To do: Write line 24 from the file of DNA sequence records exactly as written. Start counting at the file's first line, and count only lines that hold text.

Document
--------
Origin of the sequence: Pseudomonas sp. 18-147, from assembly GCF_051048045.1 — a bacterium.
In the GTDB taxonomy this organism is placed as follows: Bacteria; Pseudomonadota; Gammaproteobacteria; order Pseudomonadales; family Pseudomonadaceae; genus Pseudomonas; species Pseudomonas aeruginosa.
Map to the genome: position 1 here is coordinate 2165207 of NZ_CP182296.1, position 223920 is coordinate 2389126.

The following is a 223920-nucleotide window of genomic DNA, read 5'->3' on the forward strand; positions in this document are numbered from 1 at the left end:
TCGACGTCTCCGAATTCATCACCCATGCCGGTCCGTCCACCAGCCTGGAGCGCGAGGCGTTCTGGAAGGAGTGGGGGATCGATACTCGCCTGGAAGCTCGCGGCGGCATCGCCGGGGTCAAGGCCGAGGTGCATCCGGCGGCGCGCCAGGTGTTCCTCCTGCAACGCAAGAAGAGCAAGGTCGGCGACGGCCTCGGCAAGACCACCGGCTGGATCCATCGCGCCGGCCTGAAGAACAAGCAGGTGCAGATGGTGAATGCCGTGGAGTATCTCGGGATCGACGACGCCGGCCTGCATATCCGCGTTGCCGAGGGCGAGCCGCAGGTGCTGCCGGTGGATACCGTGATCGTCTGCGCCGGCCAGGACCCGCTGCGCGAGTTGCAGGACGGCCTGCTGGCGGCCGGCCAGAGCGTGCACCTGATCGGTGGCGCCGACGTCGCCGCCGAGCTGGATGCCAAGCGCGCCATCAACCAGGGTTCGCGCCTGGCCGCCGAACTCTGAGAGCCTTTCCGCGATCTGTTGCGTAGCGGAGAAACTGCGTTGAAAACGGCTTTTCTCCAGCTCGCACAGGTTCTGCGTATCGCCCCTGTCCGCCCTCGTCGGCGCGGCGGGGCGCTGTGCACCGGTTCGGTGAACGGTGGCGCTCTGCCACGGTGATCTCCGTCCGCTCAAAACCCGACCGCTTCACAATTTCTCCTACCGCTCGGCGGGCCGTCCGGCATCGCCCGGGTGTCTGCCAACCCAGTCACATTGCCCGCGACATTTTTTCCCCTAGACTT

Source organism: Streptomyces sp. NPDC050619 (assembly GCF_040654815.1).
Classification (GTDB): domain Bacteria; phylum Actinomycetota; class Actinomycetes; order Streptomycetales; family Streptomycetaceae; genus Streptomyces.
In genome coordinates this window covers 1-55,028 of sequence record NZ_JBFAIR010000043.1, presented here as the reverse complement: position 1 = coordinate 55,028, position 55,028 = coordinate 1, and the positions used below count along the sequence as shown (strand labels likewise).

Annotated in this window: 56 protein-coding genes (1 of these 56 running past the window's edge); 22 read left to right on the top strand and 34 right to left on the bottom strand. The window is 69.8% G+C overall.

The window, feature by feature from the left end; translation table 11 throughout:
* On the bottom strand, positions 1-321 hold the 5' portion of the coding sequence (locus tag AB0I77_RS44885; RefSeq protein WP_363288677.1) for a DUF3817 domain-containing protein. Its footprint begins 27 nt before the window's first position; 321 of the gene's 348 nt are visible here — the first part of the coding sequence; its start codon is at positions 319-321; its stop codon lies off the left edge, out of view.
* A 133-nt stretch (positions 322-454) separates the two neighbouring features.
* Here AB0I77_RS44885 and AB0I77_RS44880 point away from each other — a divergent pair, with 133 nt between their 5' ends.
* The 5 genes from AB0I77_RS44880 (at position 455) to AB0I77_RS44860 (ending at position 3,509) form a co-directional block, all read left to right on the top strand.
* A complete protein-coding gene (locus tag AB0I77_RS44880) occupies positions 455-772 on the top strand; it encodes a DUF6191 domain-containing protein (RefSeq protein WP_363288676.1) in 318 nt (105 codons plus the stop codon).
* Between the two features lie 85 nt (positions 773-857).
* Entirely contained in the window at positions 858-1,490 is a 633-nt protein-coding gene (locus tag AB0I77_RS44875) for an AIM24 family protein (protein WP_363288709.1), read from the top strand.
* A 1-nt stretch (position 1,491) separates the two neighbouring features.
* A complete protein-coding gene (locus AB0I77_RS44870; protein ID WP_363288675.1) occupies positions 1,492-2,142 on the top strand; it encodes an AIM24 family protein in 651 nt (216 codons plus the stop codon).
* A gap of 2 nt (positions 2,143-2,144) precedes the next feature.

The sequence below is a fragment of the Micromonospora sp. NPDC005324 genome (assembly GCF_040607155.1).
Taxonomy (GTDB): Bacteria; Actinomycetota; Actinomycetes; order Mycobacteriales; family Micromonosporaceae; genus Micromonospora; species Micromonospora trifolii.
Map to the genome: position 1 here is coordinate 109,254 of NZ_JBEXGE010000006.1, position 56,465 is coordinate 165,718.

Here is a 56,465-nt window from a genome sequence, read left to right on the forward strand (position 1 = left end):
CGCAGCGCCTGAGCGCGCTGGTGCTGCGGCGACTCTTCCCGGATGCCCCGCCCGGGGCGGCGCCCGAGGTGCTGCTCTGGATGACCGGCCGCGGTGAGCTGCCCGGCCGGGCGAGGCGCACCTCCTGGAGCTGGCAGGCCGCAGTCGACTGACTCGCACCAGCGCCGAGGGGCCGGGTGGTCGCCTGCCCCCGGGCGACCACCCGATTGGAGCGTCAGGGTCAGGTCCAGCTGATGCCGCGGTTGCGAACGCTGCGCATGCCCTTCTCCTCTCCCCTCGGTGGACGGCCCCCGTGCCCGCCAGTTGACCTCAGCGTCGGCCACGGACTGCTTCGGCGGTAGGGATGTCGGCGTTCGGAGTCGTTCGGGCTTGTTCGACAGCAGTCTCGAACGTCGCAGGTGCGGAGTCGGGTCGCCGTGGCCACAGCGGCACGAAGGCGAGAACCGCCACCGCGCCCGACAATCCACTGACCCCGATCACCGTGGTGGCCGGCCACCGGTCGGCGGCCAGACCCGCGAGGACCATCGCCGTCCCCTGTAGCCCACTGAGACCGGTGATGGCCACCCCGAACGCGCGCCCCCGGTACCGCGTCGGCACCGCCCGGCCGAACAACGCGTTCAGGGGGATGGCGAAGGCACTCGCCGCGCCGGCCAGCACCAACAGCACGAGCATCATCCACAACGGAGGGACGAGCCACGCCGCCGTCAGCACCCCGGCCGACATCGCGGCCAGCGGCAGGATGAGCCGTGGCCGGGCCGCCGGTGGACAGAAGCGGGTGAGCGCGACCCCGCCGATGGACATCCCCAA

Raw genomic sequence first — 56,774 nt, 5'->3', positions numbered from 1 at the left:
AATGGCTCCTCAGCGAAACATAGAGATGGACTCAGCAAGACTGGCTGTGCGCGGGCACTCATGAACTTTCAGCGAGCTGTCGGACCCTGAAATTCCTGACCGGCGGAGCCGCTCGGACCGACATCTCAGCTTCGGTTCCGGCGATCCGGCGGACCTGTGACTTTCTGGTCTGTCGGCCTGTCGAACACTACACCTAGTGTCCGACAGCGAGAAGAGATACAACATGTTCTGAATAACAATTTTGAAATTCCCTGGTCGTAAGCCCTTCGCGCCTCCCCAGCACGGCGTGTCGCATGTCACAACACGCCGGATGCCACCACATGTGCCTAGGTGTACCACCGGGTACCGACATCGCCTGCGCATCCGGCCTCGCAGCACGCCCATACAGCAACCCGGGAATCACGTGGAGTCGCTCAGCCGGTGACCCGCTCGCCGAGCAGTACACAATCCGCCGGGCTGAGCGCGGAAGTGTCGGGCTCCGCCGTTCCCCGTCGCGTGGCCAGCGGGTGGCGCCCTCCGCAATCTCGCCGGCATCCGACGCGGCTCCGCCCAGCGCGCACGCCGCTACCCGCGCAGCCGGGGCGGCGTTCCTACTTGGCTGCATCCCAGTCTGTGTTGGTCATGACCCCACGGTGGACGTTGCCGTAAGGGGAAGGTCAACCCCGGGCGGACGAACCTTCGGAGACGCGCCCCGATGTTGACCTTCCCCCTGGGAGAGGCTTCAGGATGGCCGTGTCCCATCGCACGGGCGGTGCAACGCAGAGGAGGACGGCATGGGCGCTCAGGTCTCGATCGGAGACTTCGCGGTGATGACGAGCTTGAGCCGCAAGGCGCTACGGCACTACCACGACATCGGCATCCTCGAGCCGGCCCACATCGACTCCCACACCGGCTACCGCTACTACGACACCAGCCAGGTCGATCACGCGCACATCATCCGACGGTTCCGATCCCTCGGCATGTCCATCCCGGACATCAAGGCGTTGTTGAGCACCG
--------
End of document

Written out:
Here is a 56,465-nt window from a genome sequence, read left to right on the forward strand (position 1 = left end):